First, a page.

Additional support for the concept that there is a non-neurological communication of the cells throughout the body through the systemic connective tissue crystalline lattice may be found in the writings of the following authors:

  • Donald Ingber, MD, PhD from the Vascular Biology Program, Departments of Surgery and Pathology, Children’s Hospital and Harvard Medical School. His article, titled “Mechanobiology and Diseases of Mechanotransduction,” appeared in the Annals of Medicine in 2003.4
  • Drs. Langevin, MD and Sherman, Ph.D, MPH published an article in the January 2007 issue of Medical Hypothesis titled “Pathophysiological Model for Chronic Low Back Pain; Integrating Connective Tissue and Nervous System Mechanisms.”5

Biological Basis for Low Level Laser Therapy

In 2006, Dr. James Oschman authored an article titled “The Biological Basis of Low Level Laser Light Therapy.”6 In this article, Dr. Oschman makes the following points6:

  1. “All organisms, including humans, emit a glow that is too faint to be detected with the eye, but that can be measured precisely with photomultipliers that amplify weak signals millions of times.”
  2. “Studies have shown photonic interactions between cell populations that are optically coupled (e.g. via quartz windows or an air gap) but chemically separated so that communications via chemical mediators such as hormones, growth factors, and neurotransmitters cannot take place.”
  3. “The cells in the human body, and the body as a whole, both emit and absorb coherent biophotons; these photonic emissions and absorptions play key roles in the regulation of cellular and physiological processes, including the healing of injuries and diseases.”
  4. “Optimal results with light therapy take place when the light is of low intensity (does not heat tissues), short duration, and pulsed on and off.”
  5. “Biophotons have a role in energizing and coordinating physiological processes.”
  6. “The cells in the human body, and the body as a whole, both emit and absorb coherent biophotons; these photonic emissions and absorptions play key roles in the regulation of cellular and physiological processes, including the healing of injuries and diseases.”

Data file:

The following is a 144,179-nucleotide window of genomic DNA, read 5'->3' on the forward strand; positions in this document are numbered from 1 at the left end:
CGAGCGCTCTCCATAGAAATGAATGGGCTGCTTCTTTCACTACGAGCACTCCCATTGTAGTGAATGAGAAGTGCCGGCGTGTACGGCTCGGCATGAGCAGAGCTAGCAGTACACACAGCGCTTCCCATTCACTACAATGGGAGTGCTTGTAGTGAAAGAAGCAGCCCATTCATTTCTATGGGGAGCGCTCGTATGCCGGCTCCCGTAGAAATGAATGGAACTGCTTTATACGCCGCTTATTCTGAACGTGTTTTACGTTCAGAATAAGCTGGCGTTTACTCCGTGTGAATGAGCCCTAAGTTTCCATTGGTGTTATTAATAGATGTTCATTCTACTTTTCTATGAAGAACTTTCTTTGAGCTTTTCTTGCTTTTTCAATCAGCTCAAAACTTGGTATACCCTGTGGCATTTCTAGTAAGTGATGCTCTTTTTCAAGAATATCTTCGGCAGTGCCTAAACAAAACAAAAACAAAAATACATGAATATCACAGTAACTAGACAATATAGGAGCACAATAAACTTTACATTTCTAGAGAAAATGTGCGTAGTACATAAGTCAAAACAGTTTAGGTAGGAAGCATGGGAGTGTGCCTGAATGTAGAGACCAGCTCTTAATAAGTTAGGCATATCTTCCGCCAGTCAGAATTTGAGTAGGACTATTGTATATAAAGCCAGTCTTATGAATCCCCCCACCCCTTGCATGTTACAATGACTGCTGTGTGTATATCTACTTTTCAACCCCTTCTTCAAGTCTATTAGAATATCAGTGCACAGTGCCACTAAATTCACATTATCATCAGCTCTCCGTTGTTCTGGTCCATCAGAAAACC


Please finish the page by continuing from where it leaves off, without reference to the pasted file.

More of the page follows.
7. Photonic biocommunications take place at the speed of light, as contrasted to chemical communications which are relatively slow.
  8. Certain kinds of light can stimulate mitosis, which is very important in injury and disease because damaged cells must be replaced by cell division. This is one of the most significant processes involved in injury repair.
  9. Cells are responsive to very low levels of light, particularly if the light is pulsed on and off.
  10. A single photon can trigger a reaction in one cell that causes the emission of several photons. These photons then trigger photon emissions in other cells, and the effect spreads from one cell to many cells, like a chain reaction. “These are called high-speed branched-chain processes or avalanche effects. They account for the fact that a tiny signal can be multiplied to cause a rapid and regenerative flow of energy throughout a biological system.”
  11. Biological coherence also explains the extreme sensitivity of living systems to tiny signals in the environment.
  12. Photonic communication can take place through the connective tissue reticular web, so that “projecting laser light on one part of the skin would affect the entire skin.”

Applicability of Quantum Theory

Dr. Oschman’s article discusses the applicability of quantum physics and quantum biology in biological processes. He notes:
“Quantum physics is regarded as ‘the most precisely tested and most successful theory in the history of science.’ Quantum mechanics is distinctly different from the older and more familiar Newtonian mechanics, and gives a more precise picture of the structure and behavior of matter, including living matter.”6

Dr. Oschman is critical of Newtonian mechanistic thinking when applied to therapeutic laser therapy. He explains that Newtonian mechanistic thinking has now been supplanted by non-linear dynamics and quantum physics, noting:

“There is an important distinction between linear and non-linear systems. Linear systems are Newtonian…When Newtonian linear thinking is “applied to living systems and to medicine, we tend to think that the absence of a clinical effect may mean that we have not applied enough force or our dosage is too low. Linear systems tend to respond slowly to large stimuli, and larger stimuli are expected to produce larger responses…There is a subtle non-linear aspect of living systems. Non-linear systems actually respond rapidly to tiny stimuli. This is, of course, counter intuitive…Much of the confusion around low level light therapy stems from a lack of appreciation of the well established non-linear aspects of living systems.